I’ve recently had the opportunity to arrange Toy Chest and Music with Oliver, but I feel like it would be more accurate to say I have been “recomposing” them. In the process of losing the original ensemble, I gain a new one and likewise lose and gain compositional opportunities: interesting textures, instrumental timbres, extended techniques, etc. For me, the new opportunities must be explored and discovered, yet I cannot forget the purpose and sound of the first version. Balancing new opportunities and original intent is a delicate, frustrating, but rewarding process.
Toy Chest: https://soundcloud.com/chris-neiner/toy-chest-2015
When arranging Toy Chest for flute, clarinet, and piano, I struggled to arrange the horn and violin parts for the woodwinds. (I had decided to not alter the piano part.) Often, the horn part was too low for either the flute or the clarinet. Passages utilizing violin pizzicato and muted horn needed equivalent color ideas in the later version.
An early solution was to use the bass clarinet, but I quickly abandoned this idea in favor of using the lowest possible note on the typical Bb clarinet. There was never a good place for the clarinetist to switch between instruments and only using bass clarinet seemed like a bad idea. However, I did find the use of the piccolo to be very applicable. Color issues were solved by using slap tongue on the clarinet and pizzicato technique on the flute. Both techniques produce sharp, percussive pops by quickly articulating notes with greater use of the tongue. Opportunity seeking led me to exploit the dexterity of the clarinet with rapid descending scales at a pace not idiomatic for horn or violin.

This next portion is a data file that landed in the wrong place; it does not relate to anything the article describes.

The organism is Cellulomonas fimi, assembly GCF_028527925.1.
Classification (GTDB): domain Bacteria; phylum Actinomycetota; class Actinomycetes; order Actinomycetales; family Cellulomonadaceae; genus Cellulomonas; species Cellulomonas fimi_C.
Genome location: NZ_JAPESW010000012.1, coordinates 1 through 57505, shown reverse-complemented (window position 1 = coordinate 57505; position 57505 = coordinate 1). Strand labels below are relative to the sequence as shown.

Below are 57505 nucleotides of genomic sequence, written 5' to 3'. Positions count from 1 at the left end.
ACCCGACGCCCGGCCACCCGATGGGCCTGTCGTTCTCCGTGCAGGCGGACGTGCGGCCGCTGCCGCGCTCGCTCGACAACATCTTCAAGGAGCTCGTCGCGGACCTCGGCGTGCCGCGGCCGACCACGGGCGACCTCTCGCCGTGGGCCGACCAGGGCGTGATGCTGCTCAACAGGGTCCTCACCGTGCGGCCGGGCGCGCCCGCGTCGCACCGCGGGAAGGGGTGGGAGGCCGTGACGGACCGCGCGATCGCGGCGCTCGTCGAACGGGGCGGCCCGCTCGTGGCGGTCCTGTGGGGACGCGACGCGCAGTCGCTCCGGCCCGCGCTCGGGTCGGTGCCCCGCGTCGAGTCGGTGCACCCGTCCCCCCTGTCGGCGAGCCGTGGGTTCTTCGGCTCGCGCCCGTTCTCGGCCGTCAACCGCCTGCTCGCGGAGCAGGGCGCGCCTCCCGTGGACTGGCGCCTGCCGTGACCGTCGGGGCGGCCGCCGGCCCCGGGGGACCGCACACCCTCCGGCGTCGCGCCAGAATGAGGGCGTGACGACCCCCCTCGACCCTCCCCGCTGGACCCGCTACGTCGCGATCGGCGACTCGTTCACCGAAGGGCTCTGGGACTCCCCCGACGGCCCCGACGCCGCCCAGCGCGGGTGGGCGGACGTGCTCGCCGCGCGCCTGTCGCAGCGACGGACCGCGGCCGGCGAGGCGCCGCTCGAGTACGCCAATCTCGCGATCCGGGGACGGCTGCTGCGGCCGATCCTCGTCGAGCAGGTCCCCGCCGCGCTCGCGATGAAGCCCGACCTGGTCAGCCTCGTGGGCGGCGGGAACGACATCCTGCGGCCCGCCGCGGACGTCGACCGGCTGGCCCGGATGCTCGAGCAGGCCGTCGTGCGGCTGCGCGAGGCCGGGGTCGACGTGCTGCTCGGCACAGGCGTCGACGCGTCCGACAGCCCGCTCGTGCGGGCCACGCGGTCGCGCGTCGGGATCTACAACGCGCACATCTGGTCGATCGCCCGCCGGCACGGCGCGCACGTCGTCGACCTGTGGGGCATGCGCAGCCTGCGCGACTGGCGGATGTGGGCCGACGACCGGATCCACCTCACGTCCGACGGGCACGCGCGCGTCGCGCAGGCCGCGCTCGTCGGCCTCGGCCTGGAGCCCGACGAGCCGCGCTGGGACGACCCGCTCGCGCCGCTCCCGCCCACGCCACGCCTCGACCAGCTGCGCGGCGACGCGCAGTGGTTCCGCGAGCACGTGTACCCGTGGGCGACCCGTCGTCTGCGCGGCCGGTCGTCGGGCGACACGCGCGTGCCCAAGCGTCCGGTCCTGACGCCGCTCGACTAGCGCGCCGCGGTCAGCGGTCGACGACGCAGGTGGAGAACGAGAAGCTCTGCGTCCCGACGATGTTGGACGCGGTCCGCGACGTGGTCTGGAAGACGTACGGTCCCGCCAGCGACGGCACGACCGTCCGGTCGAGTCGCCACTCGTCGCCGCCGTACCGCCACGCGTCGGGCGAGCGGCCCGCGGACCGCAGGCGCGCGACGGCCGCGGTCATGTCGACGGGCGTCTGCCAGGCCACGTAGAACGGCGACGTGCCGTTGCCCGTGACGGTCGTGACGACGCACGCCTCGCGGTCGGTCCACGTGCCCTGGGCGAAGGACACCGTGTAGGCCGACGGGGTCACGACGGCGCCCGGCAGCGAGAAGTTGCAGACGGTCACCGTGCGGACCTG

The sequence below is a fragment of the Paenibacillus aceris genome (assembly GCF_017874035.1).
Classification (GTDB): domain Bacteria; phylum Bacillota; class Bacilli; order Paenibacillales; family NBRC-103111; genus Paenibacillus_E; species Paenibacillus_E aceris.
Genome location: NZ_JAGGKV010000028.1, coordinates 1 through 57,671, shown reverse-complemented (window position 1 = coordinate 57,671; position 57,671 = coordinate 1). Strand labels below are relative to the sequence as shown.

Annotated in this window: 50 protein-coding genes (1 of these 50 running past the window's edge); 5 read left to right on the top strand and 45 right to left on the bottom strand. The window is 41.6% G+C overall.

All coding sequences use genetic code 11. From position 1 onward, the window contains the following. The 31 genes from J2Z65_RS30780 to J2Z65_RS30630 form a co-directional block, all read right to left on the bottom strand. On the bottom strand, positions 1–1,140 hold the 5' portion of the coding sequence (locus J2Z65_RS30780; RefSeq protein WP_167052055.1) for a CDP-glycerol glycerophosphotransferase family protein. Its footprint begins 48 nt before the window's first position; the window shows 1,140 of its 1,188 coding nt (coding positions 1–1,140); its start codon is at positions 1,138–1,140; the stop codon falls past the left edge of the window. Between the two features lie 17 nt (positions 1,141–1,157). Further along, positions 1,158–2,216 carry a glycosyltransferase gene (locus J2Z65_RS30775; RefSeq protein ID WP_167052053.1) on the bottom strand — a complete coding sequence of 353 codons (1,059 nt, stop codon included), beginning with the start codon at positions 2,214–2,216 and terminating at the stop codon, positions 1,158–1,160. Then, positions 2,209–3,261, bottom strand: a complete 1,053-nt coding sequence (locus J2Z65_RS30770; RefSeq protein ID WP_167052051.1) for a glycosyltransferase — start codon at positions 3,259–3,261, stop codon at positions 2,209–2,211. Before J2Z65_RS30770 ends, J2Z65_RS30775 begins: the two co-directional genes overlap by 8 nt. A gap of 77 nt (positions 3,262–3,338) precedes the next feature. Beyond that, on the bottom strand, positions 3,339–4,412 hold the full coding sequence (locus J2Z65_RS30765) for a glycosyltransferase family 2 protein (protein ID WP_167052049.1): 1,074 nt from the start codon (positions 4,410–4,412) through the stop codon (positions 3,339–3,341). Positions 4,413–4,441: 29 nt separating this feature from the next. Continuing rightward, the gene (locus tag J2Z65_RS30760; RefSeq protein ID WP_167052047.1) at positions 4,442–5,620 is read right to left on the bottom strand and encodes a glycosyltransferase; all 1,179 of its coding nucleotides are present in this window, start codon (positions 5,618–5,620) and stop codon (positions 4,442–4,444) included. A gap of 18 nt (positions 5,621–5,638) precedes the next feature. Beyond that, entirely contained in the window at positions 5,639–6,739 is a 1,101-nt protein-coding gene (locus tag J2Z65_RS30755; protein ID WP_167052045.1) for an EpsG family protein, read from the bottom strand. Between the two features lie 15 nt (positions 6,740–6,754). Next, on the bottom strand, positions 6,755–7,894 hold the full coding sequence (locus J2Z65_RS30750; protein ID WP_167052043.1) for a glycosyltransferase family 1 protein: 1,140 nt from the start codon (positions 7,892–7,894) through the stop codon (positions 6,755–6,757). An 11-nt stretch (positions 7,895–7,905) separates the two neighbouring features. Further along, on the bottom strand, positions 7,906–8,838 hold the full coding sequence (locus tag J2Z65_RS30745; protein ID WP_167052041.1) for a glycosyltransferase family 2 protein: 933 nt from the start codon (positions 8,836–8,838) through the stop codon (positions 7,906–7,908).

Toy Chest was arranged specifically for my friend Samantha Tartamella. She and her ensemble will premiere the arrangement on April 24 at Bowling Green University
Music with Oliver: https://soundcloud.com/chris-neiner/music-with-oliver-ssmf-2015
Musical changes in Music for Oliver are best explained with score excerpts that show the differences quite clearly.
In the trumpet version, the lowered key required me to alter the accompaniment to best match my original intentions of register. Ultimately, this meant creating reinforced octaves at the begging of the score, moving the run in m. 6 upwards, and using less dense chords at the beginning of the Lento section.
For exemplary arrangement models, I look to Ravel’s Le Tombeau de Couperin for piano or chamber orchestra and Jennifer Higdon’s Fanfare Ritmico for orchestra or wind ensemble.